Too many seller restrictions: The home sale killer

Kid

You’ve got a newborn. A couple of big, loud-barking dogs, and a two-year-old that doesn’t yet grasp the idea of “one toy at a time.” Yet you’ve listed your house, you want to get it sold quickly, and you’re going to listen to your Realtor so you can make that happen.

Well aren’t you a good little seller.

Unfortunately, not everyone is like you these days. In fact, unreasonable seller restrictions are a growing problem, and one that only seems to be getting worse. If you want to know what “unreasonable” means in the lexicon of seller restrictions, it pretty much translates to anything that makes your Realtor: sigh, cry, place his hands over his eyes and shake his head, go silent for an abnormally long period of time and then abruptly tell you he needs to call you back, or outright quit as your agent.

No See Means No Sale

In other words, making it so difficult for buyers to see your home that it’s at risk of never selling.

“The chances your home will sell when buyers can’t get in to physically inspect the property are minuscule. Sellers need to understand that listing a home for sale is going to lead to some inconveniences in your normal routine,” said ActiveRain as part of their look into the biggest seller mistakes. “Many serious buyers may want to physically inspect a property during times which may not be convenient for the seller. Knowing this, motivated sellers need to understand that flexibility in when you allow the home to be sold could have a direct impact on the sale of your home.

In scouting and touring homes for buyers recently, I have personally experienced:

  • An agent telling me how easy a home was to show, when, in reality, the seller needed 24-hour notice.
  • Being told I couldn’t tour a home during a child’s naptime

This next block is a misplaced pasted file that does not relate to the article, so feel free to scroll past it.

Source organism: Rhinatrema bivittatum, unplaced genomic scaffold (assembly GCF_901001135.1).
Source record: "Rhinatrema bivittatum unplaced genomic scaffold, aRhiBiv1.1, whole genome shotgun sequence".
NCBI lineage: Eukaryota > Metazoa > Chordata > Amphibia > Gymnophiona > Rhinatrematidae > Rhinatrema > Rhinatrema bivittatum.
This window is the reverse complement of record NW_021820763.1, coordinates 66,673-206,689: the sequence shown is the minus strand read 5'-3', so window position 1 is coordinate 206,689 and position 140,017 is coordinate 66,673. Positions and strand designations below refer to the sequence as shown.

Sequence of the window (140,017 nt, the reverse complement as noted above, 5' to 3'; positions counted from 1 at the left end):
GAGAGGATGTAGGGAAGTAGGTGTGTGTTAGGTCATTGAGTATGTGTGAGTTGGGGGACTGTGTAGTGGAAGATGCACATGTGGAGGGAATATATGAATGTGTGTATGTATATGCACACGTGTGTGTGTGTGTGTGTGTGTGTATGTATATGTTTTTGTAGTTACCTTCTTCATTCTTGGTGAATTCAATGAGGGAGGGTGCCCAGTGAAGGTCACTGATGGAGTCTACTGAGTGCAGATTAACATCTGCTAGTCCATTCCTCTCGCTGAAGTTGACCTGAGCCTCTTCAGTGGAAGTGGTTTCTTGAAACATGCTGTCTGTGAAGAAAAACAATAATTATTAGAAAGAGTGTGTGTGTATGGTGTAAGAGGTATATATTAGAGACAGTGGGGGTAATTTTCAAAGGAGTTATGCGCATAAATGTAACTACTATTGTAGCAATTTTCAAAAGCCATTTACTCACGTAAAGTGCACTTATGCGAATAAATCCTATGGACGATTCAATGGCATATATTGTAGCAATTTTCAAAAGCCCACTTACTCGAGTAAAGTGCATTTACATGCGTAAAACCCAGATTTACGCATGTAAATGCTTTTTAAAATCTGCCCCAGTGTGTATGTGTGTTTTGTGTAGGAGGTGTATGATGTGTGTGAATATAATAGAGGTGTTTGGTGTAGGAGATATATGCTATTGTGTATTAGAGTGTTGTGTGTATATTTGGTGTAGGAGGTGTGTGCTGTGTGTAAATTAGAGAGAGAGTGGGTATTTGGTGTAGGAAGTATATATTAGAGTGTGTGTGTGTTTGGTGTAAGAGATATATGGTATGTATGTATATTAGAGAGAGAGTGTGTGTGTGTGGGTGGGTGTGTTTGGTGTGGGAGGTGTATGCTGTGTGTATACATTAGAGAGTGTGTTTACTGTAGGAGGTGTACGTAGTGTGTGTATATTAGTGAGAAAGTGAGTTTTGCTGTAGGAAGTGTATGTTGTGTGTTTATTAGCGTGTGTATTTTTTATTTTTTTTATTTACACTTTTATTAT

• A seller who was demanding a 90-day rent back

Increasingly, I’m also seeing buyers who demand you confirm and reconfirm appointments and/or give you a 30-minute window for showings. If your home is one of many a buyer is touring in an afternoon, that’s just too small a window. In fact, it’s not even a crack.

“It’s not uncommon for sellers to see 8, 10, even 20 homes during a showing tour with their agent. If your house isn’t on that list because you only do showings on Saturday and Sunday from 10am to 4pm, you will miss out on ready, willing and able buyers,” continued ActiveRain. “As a seller, realize that the more people that can see the home in person, the more chance you have to find the buyer that wants your home.”

Here, Kitty Kitty

Animals are another story. Big dogs that might startle a potential buyer, cats that can’t be let out…these are issues that should be dealt with by sellers prior to showing, but increasingly they are not. A potential buyer who is accosted by a dog or stressed out that the cat is going to escape—or unable to view one of the bedrooms because that’s where the animal is being housed during the showing—will usually move on to the next house at the first crotch sniff.

Dog

What it comes down to is this: Do you, or do you not, actually want to sell your home? When the answer is “Yes,” the strategy is simple.

Tripp Jones Real Estate for Santa Clarita and San Fernando Valleys, Call 661-733-4555 or 818-527-6292

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